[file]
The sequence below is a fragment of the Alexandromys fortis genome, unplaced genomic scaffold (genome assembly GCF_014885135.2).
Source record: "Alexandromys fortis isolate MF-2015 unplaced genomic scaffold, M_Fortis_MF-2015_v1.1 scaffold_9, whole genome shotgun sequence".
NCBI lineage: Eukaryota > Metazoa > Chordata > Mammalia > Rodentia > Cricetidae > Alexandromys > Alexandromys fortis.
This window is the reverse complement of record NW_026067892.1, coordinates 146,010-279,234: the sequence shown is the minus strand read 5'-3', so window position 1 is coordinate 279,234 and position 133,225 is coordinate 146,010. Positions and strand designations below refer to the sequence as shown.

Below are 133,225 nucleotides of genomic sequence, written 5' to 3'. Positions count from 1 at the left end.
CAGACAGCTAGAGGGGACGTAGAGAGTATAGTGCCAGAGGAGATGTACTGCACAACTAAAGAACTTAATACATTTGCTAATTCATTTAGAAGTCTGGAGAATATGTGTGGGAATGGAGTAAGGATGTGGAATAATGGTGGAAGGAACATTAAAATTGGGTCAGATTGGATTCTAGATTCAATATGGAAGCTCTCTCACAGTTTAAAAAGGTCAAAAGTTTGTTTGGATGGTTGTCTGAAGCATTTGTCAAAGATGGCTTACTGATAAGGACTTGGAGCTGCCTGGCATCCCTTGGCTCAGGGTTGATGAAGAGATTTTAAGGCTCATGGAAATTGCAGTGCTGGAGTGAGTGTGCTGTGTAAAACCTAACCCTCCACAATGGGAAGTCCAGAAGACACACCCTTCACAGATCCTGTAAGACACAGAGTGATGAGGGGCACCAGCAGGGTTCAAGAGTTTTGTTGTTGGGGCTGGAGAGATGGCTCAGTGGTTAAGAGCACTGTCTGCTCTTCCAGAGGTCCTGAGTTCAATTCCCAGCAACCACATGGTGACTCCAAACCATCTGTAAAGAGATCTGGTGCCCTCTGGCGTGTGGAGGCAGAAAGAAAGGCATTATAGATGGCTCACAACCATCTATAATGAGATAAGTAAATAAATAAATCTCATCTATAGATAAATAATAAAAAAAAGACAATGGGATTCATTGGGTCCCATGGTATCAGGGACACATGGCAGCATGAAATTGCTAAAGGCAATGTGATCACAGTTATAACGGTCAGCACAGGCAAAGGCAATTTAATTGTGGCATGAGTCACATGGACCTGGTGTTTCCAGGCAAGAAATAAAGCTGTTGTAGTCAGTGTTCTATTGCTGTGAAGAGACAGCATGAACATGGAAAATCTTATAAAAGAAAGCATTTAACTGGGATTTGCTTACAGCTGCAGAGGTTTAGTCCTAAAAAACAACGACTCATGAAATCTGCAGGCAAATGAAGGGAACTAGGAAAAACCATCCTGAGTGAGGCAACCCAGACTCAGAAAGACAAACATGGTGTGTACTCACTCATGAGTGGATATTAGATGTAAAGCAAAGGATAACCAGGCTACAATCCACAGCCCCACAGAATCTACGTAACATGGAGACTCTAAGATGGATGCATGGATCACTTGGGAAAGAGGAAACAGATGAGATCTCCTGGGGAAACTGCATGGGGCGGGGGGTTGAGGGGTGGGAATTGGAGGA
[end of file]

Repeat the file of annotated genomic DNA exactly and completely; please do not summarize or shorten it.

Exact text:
The sequence below is a fragment of the Alexandromys fortis genome, unplaced genomic scaffold (genome assembly GCF_014885135.2).
Source record: "Alexandromys fortis isolate MF-2015 unplaced genomic scaffold, M_Fortis_MF-2015_v1.1 scaffold_9, whole genome shotgun sequence".
NCBI lineage: Eukaryota > Metazoa > Chordata > Mammalia > Rodentia > Cricetidae > Alexandromys > Alexandromys fortis.
This window is the reverse complement of record NW_026067892.1, coordinates 146,010-279,234: the sequence shown is the minus strand read 5'-3', so window position 1 is coordinate 279,234 and position 133,225 is coordinate 146,010. Positions and strand designations below refer to the sequence as shown.

Below are 133,225 nucleotides of genomic sequence, written 5' to 3'. Positions count from 1 at the left end.
CAGACAGCTAGAGGGGACGTAGAGAGTATAGTGCCAGAGGAGATGTACTGCACAACTAAAGAACTTAATACATTTGCTAATTCATTTAGAAGTCTGGAGAATATGTGTGGGAATGGAGTAAGGATGTGGAATAATGGTGGAAGGAACATTAAAATTGGGTCAGATTGGATTCTAGATTCAATATGGAAGCTCTCTCACAGTTTAAAAAGGTCAAAAGTTTGTTTGGATGGTTGTCTGAAGCATTTGTCAAAGATGGCTTACTGATAAGGACTTGGAGCTGCCTGGCATCCCTTGGCTCAGGGTTGATGAAGAGATTTTAAGGCTCATGGAAATTGCAGTGCTGGAGTGAGTGTGCTGTGTAAAACCTAACCCTCCACAATGGGAAGTCCAGAAGACACACCCTTCACAGATCCTGTAAGACACAGAGTGATGAGGGGCACCAGCAGGGTTCAAGAGTTTTGTTGTTGGGGCTGGAGAGATGGCTCAGTGGTTAAGAGCACTGTCTGCTCTTCCAGAGGTCCTGAGTTCAATTCCCAGCAACCACATGGTGACTCCAAACCATCTGTAAAGAGATCTGGTGCCCTCTGGCGTGTGGAGGCAGAAAGAAAGGCATTATAGATGGCTCACAACCATCTATAATGAGATAAGTAAATAAATAAATCTCATCTATAGATAAATAATAAAAAAAAGACAATGGGATTCATTGGGTCCCATGGTATCAGGGACACATGGCAGCATGAAATTGCTAAAGGCAATGTGATCACAGTTATAACGGTCAGCACAGGCAAAGGCAATTTAATTGTGGCATGAGTCACATGGACCTGGTGTTTCCAGGCAAGAAATAAAGCTGTTGTAGTCAGTGTTCTATTGCTGTGAAGAGACAGCATGAACATGGAAAATCTTATAAAAGAAAGCATTTAACTGGGATTTGCTTACAGCTGCAGAGGTTTAGTCCTAAAAAACAACGACTCATGAAATCTGCAGGCAAATGAAGGGAACTAGGAAAAACCATCCTGAGTGAGGCAACCCAGACTCAGAAAGACAAACATGGTGTGTACTCACTCATGAGTGGATATTAGATGTAAAGCAAAGGATAACCAGGCTACAATCCACAGCCCCACAGAATCTACGTAACATGGAGACTCTAAGATGGATGCATGGATCACTTGGGAAAGAGGAAACAGATGAGATCTCCTGGGGAAACTGCATGGGGCGGGGGGTTGAGGGGTGGGAATTGGAGGA